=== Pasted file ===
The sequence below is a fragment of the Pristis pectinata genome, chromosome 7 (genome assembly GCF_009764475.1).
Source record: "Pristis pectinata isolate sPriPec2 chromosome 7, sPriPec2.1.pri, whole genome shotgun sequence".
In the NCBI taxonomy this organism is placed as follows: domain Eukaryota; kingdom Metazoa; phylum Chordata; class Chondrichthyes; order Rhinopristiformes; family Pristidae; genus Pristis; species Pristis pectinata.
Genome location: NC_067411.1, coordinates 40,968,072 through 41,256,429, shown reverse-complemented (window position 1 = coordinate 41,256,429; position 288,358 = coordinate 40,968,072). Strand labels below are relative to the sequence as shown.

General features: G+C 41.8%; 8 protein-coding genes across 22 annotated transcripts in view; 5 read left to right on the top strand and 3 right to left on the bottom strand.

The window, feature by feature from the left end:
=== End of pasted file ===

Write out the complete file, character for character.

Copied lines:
The sequence below is a fragment of the Pristis pectinata genome, chromosome 7 (genome assembly GCF_009764475.1).
Source record: "Pristis pectinata isolate sPriPec2 chromosome 7, sPriPec2.1.pri, whole genome shotgun sequence".
In the NCBI taxonomy this organism is placed as follows: domain Eukaryota; kingdom Metazoa; phylum Chordata; class Chondrichthyes; order Rhinopristiformes; family Pristidae; genus Pristis; species Pristis pectinata.
Genome location: NC_067411.1, coordinates 40,968,072 through 41,256,429, shown reverse-complemented (window position 1 = coordinate 41,256,429; position 288,358 = coordinate 40,968,072). Strand labels below are relative to the sequence as shown.

General features: G+C 41.8%; 8 protein-coding genes across 22 annotated transcripts in view; 5 read left to right on the top strand and 3 right to left on the bottom strand.

The window, feature by feature from the left end: